However, I still want to work though copyrighted material, so for that, I’ve decided to go ahead and create an index, a very simple index. Though I created my own index for my first iteration transcription for the Roanoke Beacon Blog, I found my data entry process too tedious to maintain. This weekend, I found an online service that lets me create an online database for free and I am this time keeping my input EXTREMELY simple. The database is technically not “normalized” but I think it will serve its’ purpose. So, I’m rather excited. I can do it quickly too. More developments to come later…

A New Printer

Yeah! I got a new all-in-one printer this past week. I can now finally scan all my documents that I send away for, so I have been busy doing that these past few days. My other printer developed a short in the power cord, so I’ve been without a scanner/printer for months. Do you know how annoying it is to photograph a document and then turn it into a PDF file? So tedious.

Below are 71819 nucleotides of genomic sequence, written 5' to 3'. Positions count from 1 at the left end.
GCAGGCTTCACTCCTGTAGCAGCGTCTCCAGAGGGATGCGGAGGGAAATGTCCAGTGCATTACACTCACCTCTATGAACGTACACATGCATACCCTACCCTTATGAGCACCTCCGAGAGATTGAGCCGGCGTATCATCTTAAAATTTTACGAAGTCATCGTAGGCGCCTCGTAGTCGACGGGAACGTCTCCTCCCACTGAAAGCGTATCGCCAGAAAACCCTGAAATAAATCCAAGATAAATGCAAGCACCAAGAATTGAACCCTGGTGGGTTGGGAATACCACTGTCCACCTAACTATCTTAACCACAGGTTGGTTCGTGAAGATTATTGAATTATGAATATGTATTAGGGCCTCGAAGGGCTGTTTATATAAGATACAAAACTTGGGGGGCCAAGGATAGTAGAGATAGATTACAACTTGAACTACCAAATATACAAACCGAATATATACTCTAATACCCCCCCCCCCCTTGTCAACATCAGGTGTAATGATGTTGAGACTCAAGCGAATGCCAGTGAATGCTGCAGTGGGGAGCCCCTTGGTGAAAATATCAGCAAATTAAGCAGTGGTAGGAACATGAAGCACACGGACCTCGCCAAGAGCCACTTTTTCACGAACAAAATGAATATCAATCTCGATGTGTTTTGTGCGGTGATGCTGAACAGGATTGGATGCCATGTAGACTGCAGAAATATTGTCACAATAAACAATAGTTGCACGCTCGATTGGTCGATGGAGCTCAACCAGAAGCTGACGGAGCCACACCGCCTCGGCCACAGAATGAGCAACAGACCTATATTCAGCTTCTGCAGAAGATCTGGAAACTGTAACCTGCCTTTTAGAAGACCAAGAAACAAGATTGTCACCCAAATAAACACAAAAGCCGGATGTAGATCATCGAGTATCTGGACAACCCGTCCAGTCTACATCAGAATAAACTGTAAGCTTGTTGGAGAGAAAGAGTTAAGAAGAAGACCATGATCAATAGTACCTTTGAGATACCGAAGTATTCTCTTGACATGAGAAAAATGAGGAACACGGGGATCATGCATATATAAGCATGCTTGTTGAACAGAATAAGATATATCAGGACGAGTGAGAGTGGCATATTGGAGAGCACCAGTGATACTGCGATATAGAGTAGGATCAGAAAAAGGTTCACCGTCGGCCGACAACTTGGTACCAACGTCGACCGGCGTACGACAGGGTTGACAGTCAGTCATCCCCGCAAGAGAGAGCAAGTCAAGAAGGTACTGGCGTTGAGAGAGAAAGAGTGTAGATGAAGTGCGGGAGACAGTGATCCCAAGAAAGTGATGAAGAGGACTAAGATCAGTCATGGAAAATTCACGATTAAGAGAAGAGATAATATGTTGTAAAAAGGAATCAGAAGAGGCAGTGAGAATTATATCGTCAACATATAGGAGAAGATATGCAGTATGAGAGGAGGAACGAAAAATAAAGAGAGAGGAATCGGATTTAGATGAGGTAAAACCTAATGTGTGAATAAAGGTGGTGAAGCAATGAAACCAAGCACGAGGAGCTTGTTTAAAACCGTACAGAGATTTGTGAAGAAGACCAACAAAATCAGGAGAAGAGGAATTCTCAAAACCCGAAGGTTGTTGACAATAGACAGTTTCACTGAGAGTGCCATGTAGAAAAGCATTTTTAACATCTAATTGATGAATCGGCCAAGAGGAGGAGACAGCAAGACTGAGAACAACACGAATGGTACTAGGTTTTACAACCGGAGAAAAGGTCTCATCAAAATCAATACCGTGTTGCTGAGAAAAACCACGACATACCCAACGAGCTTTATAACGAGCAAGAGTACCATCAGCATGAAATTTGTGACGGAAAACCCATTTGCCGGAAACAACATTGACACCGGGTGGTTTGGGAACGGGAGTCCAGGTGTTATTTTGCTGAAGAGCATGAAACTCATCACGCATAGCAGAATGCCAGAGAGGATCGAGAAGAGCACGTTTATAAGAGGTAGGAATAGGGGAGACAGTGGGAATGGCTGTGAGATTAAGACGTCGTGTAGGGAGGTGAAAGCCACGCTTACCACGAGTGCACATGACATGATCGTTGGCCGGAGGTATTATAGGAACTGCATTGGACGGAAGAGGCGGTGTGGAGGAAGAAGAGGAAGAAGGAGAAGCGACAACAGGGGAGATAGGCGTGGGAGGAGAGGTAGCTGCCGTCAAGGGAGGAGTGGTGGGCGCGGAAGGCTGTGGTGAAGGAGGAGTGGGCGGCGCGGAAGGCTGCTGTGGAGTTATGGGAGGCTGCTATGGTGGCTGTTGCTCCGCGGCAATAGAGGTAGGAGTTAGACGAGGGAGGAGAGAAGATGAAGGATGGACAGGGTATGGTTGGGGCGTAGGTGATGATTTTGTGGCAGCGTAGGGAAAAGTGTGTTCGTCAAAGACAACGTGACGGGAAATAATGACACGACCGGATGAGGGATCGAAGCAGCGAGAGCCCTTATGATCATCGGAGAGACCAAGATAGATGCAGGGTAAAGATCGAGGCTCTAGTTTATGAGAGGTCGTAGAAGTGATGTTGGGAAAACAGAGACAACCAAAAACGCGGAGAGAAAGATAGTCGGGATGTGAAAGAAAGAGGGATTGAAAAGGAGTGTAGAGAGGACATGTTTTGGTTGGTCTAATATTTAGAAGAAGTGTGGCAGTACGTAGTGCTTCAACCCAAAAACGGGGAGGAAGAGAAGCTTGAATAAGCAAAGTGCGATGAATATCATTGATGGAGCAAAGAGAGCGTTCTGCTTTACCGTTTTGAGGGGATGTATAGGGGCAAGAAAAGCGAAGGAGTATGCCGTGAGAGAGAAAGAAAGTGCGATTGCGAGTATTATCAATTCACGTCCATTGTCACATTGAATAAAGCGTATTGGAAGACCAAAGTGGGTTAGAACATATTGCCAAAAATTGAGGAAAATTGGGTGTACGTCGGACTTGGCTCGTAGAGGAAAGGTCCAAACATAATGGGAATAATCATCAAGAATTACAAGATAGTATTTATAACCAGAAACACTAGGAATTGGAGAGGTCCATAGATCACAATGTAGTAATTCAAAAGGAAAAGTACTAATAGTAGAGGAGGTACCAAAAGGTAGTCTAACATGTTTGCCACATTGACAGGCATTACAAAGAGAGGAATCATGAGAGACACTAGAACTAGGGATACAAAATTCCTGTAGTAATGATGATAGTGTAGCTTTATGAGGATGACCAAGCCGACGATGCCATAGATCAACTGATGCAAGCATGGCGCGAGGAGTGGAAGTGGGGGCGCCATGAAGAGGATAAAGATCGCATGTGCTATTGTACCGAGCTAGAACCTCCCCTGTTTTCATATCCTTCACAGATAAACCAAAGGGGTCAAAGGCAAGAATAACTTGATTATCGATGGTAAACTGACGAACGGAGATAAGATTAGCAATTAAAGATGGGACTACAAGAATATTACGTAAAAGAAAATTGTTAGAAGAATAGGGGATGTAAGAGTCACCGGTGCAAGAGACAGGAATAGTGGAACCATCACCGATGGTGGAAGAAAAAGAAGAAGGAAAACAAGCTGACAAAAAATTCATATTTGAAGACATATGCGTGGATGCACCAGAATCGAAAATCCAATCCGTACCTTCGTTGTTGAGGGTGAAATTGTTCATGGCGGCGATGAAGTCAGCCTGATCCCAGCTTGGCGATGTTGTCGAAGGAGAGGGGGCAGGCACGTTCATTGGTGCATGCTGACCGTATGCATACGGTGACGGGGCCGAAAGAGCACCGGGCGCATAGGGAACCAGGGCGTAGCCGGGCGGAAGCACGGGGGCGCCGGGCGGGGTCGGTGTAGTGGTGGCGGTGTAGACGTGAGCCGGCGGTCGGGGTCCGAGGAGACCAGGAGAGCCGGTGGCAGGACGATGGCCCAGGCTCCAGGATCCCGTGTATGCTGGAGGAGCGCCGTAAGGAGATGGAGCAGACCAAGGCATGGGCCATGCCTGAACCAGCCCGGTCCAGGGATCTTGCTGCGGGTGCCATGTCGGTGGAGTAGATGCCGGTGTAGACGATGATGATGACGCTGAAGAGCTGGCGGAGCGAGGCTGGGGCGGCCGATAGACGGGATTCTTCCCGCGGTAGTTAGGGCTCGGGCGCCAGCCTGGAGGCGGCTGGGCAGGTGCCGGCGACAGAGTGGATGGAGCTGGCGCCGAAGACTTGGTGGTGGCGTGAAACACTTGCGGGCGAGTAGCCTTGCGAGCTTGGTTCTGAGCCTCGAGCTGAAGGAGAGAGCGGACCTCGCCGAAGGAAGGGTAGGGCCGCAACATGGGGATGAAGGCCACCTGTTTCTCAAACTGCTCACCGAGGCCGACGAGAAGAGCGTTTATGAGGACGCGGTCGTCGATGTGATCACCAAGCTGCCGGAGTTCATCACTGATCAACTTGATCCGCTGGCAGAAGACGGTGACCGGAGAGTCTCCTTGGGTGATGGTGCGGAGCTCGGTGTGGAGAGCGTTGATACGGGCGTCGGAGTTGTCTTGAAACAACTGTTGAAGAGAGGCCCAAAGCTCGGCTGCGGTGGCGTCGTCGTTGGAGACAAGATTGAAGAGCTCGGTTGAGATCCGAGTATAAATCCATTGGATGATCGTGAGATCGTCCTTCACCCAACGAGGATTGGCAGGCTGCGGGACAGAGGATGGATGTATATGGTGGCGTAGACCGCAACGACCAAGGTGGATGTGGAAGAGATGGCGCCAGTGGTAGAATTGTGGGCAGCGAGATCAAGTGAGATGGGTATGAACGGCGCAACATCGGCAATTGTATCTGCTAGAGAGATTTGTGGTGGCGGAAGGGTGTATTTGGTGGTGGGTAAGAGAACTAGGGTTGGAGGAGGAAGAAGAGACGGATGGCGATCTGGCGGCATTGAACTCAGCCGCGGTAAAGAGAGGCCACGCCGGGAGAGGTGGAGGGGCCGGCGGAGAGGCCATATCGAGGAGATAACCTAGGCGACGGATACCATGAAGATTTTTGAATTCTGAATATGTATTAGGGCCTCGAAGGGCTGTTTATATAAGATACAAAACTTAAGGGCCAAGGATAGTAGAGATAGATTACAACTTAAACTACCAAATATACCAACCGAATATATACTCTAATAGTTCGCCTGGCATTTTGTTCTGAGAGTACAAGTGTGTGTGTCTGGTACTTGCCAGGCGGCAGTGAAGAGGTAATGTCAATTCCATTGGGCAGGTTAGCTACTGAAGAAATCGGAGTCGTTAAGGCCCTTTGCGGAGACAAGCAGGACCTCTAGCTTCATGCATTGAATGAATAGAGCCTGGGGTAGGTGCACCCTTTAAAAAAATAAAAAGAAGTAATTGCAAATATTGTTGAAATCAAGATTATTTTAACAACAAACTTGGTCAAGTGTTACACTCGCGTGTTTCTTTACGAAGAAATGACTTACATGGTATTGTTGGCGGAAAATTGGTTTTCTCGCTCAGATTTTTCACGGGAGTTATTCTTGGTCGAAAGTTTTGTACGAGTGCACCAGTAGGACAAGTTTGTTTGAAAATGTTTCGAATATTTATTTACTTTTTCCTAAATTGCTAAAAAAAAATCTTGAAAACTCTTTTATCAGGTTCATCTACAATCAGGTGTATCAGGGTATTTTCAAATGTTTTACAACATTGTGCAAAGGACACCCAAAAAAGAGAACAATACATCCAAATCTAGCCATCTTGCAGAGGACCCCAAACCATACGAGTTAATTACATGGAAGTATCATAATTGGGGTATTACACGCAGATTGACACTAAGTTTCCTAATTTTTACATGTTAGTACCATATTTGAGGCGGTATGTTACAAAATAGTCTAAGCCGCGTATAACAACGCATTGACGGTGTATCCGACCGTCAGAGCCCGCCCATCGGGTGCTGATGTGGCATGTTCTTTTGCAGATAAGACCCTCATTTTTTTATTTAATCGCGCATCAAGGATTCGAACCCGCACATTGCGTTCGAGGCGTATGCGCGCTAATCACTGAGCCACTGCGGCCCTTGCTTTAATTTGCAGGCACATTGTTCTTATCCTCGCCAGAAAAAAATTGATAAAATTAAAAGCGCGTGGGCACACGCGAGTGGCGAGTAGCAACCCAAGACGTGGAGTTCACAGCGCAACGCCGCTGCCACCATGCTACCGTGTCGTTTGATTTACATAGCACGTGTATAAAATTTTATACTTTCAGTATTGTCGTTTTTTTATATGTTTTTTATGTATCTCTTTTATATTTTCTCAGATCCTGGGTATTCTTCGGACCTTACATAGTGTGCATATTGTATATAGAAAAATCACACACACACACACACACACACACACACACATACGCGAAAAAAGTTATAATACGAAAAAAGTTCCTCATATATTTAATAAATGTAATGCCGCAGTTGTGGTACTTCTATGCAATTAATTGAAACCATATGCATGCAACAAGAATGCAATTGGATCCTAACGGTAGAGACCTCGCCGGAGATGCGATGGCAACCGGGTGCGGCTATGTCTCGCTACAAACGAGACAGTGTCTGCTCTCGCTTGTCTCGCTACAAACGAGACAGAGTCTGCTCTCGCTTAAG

I also this week updated the software for the web program, The Next Generation, that I use for my genealogy site. I love TNG! Once I found this gem last year and started using it, I have been hooked to doing my genealogy as it is very user friendly.

In other news, I was reading my normal blogs and found my name over on The Genealogue! Thanks Chris for the mention of my newspaper transcription blogs. I hope to only do more.

One Step Closer!

I have earlier posted about some information I received from a distant cousin that suggests that our ancestor, Silas Kilpatrick was owned by the white Kilpatrick family in that county. She mentioned to me that she had found a document where a slave named Silas was mentioned in the will of Warre Kilpatrick (d. 1821). Today, I received more information that is helping to support this and I am getting so terribly excited at the thought that I may actually get real evidence of one of my family slaveowners!